No, Your Lip Filler Hasn’t Migrated - It Was Injected Incorrectly

·5-min read
Injections of the lips. Adjustment of the lower lip form. Injection of beauty. Spa. Facial Rejuvenation. Lip augmentation.
Injections of the lips. Adjustment of the lower lip form. Injection of beauty. Spa. Facial Rejuvenation. Lip augmentation.

We're sorry to break it to you, but if your lip filler migrated, it probably wasn't administered properly in the first place - especially if your practitioner refuses to help rectify the situation.

Migrated lip filler can present as lumps, noticeable volume above the top lip, lack of a defined lip edge all over, and sometimes can cause discomfort. Of course, a level of risk comes with any aesthetic treatment, but in the case of migrated filler, incorrect placement is the number-one reason it presents.

We spoke to three top doctors in the UK to find out everything you need to know about migrated lip filler and how you can avoid it altogether.

What Is Migrated Lip Filler?

Migrated lip filler refers to the process by which filler that has been injected into one area of the lips moves to another part, often looking lumpy in appearance, swollen, and in some cases noticeably unnatural. In some cases, migrated lip filler can also cause pain and discomfort. However, filler doesn't always "migrate" in the way we've been led to think it does.

Why Does Lip Filler Migrate?

Poor Technique
Now for a bit of myth busting. "Migrated lip filler is essentially a technique issue", states Dr Ashwin Soni, plastic surgeon and owner of The Soni Clinic. All three of the experts I spoke to echoed this sentiment. "It's not necessarily what it says on the tin," says Dr Nestor Demosthenous, owner of Dr Nestor's Medical Cosmetic Centre. "It's more of a poor cosmetic outcome rather than true filler migration." Dr Bob Khanna, aesthetics expert and owner of DrBK Clinic, explains, "filler does not migrate very easily." None of them have seen migration in any of their patients following lip injections - and there's a clear reason for that. "Migrated lip filler really shouldn't happen if you do lip filler in the correct way," explains Dr Soni.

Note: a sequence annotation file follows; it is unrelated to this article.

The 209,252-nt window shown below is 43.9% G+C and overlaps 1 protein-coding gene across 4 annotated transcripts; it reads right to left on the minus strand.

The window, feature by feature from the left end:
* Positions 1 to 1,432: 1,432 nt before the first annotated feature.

"It would be very difficult for filler to move so easily in the skin - thank heavens for that," Dr Khanna explains. "Think about it logically: if it was that easy, everytime anyone had their lips filled properly, they would migrate. There is a lot of dynamic movement of your lips - you're talking, you're kissing, you're drinking, so it'd be an absolute disaster that your filler would migrate so easily," he adds.

Too Much Filler
Another reason migration may occur is due to injecting too much filler. "Essentially, you've got to look at every part of the face as a different anatomical compartment and how much can actually be accommodated," Dr Soni explains. "Our anatomy can only accommodate so much of the filler or product into a certain area. This is when you start seeing unnatural results." Dr Khanna echoes this when it comes to placement: "if you don't know your anatomy, you will end up in areas that you shouldn't be venturing into; hence why the fillers are incorrectly positioned."

The Type of Filler Used
One more factor to take into account is the product used. There are various types of filler a practitioner uses for different treatments. "There's different techniques of injecting lips, and the best results are the ones where we inject the right product into the right place, and that's down to how thick a product is," states Dr Nestor. "If I want to hydrate lips, I'm going to use a very thin type of filler. If I want to start to build and augment lips that are very thin, I'm going to reach for a thicker product. But I wouldn't inject this thicker product in the same places I would the thinner product." Again, this comes down to having an experienced injector who can tailor treatment for an individual based on anatomical knowledge.

General Rules to Reduce Complications of Lip Filler Migration

Of course, like many aesthetic treatments, there are things you can do to reduce various risks. A general rule of thumb that Dr Soni - who describes himself as being on the more conservative side when it comes to aftercare (which, in our eyes, can only be a good thing) - recommends that his patients do? "No intense exercise for five days, and don't lift anything too heavy," Dr Soni says. Dr Khanna advises, "don't have a really hot shower, go into a sauna, or go under the sun immediately after treatment."

What to Do If Your Lip Filler Has Migrated

If you're reading this, your lip filler might have migrated or been administered incorrectly. If you're experiencing pain, discolouration, blisters, or significant swelling, it is especially important to be seen by someone highly trained. In the first instance, contact your practitioner and ask for an urgent appointment.

If the person who did your filler isn't responding or doesn't have sufficient qualifications, get an emergency appointment with a reputable practitioner who has proof of qualifications and has treated a number of complications from other providers before. Many good aesthetic practitioners will be in touch with their patients right after treatments and in months following. Not being able to get in touch with your injector following treatment is a huge red flag. When it comes to aesthetic treatments, discounts and cheap appointments come at a big risk of complications, which can, in some cases, have life-changing consequences.

The bottom line is, if you're going to see a reputable, extensively trained practitioner, migrated filler shouldn't really happen. And if it does, it's something that the clinic should fix for you immediately and advise on next steps. In Dr Khanna's words: "I do believe that this terminology of migrated filler is just an excuse for filler that's incorrectly placed. Simple."

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